Interview Why did Donald Trump win? He filled a vacuum that was vacated by both Democratic and Republican parties, says Joel Kotkin. Kotkin is one of a small handful of writers who highlighted the role of Silicon Valley's oligarchs in American society.
No fan of The Donald ("a horror" is how he described him back in June when we talked at length), Kotkin says class explanations have been shunned by the media, but provide the best account for his shock victory. Both parties abandoned both the working class and the middle class, with the latter not seeing any wage increases in eight years (being an Uber driver doesn't offer much hope). Obama had successfully put together a "coalition of elites", such as academics, greens and minorities. This didn't do anything for the suburbs – they're not a minority anyone cares about. So, just as Brexit was carried by the middle class, Trump carried the suburbs,
We grabbed a few minutes with Kotkin on Wednesday, and started with the WTF – the sheer weirdness of a President Trump.
Is Trump the strangest candidate to ever succeed? Is this the strangest election ever?
It's the most bizarre thing, yes. Well, I think if you look at the New York Times today, the idea that our cognitive elites have, who live a nice and pampered life, that comes over is that the rest of the country is a bunch of boobs.
There are a couple of things to note.
Just because you can project that the ageing population and the boomers will eventually fade and die, doesn't mean they're dead yet. And so I think that the progressive elites were already sending the white middle classes and working classes into oblivion before their time. Similar things happened before Brexit.
Secondly, you could not make a case outside the coasts that the economy could benefit from a President Hillary Clinton. They made up with gender and race that you couldn't make up with politics.
People didn't think Hillary would improve things for them, then?
If you want crony capitalism in all its glory, Hillary Clinton was the most crony capitalist candidate of all time.
Hillary had the oligarchs' vote. No one, not even Obama, ever had this degree of support from the bourgeoisie. She won the billionaire primary 20 to 1. The big money in this country – the tech oligarchs, Hollywood, Wall Street – were all for Hillary. So how could she run as a populist? She had to run on gender, on race, as a Green candidate... and that probably isn't enough.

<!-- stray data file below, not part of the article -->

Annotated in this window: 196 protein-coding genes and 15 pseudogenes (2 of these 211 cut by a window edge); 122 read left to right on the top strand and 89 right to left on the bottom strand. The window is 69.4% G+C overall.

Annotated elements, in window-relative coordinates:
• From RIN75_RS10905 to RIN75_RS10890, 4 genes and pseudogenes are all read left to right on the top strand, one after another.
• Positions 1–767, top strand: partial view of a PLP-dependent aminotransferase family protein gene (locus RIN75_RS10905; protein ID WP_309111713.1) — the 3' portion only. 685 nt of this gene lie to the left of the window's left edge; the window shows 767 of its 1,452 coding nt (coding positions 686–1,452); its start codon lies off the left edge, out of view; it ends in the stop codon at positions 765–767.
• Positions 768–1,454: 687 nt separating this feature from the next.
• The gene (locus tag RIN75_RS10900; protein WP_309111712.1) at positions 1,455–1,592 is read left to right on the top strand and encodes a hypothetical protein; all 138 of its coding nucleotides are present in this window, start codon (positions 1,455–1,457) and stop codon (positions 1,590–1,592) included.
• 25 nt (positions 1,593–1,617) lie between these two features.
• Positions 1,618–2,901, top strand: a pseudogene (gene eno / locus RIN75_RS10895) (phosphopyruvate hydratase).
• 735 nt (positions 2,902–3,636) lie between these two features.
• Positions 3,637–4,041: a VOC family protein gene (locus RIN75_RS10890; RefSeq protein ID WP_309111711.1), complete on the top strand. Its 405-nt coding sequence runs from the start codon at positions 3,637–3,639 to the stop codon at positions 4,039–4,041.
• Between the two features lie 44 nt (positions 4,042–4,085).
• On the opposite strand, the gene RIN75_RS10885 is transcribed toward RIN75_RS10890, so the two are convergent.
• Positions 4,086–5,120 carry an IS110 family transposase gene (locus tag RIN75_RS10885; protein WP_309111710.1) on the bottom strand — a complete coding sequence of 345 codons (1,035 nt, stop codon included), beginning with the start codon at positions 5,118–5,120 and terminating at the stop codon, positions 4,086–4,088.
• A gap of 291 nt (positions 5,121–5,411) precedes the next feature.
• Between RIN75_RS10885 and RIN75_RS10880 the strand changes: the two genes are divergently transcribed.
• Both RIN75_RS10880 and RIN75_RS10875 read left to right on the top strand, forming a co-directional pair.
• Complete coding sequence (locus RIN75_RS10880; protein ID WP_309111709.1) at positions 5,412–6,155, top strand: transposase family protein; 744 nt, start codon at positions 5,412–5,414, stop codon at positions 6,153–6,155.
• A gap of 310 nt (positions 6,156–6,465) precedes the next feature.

Writing at Real Clear Politics, Kotkin attributes it to "oligarchies and ruling classes that not only hoard their wealth but also are convinced that they are morally superior."
"The Republican establishment wore no clothes. It had lost its ability to speak to people."
Trump actually did better amongst African Americans than Romney. Although that's not an entirely fair comparison, in the sense that running against Barack Obama was not going to be easy.
Someone made the point here today that in identity politics, everyone has been able to have a go, except the working class.
That's a great point.
Working-class life spans have been dropping. A kid from a coal mining town in West Virginia doesn't get the advantages that Barack Obama's daughter will get. And while I'm pro-immigration, that an undocumented immigrant will get. Where's the justice in it?
So what's changed? America has already had huge disparities in wealth between the poor and the rich. Is it that social mobility seems to have ended?
Yes, the only way you can move up is to go through this completely corrupt educational system that is now also part of the Democratic machine. So the university world, that is increasingly absurd.
Another big, big, big loser is the media. I was a journalist, I've written for the Times, worked for the Post, been columnist for the LA Times. But they went insane. It was like reading Pravda. They were so clearly trying to elect Hillary, it was almost embarrassing.
I had thought Bezos [Amazon CEO and founder] would improve the Washington Post. But they went after Bernie, then Trump.
Hillary would surely have succeeded on competence in any other election, no?
Well, Obama has not been notable for his success on foreign policy.
So she was saddled with that?
Yes. It's a big rebellion against political correctness. It's a big rebellion against the elite universities, and the elite media. There are some very good people, some very smart people there, who are well intentioned. But when you get a lockstep thing where everybody thinks the same thing, well.
One of the things to keep in mind is that Trump also showed the Republican establishment wore no clothes. It had lost its ability to speak to people. Take a look at Washington DC, which Hillary won 94:4. Nobody in the Democratic party voted for Trump in DC, and the Democrats that do don't live in Washington DC. The K Street types [lobbyists] want the crony state.
You said after Brexit that the Out campaigners effectively had to run against both parties.
It's going to be interesting to see how he tries to work with Ryan and those people. He has to.
Does Trump want the job? Or does he just want to say he's won and settle a few scores?
Well, he's got the job now! ®
Joel Kotkin is a presidential fellow at Chapman University and the executive director of the Center for Opportunity Urbanism. His most recent book is The New Class Conflict. Here's our longer interview from June and a longer analysis for Real Clear Politics on why Trump won.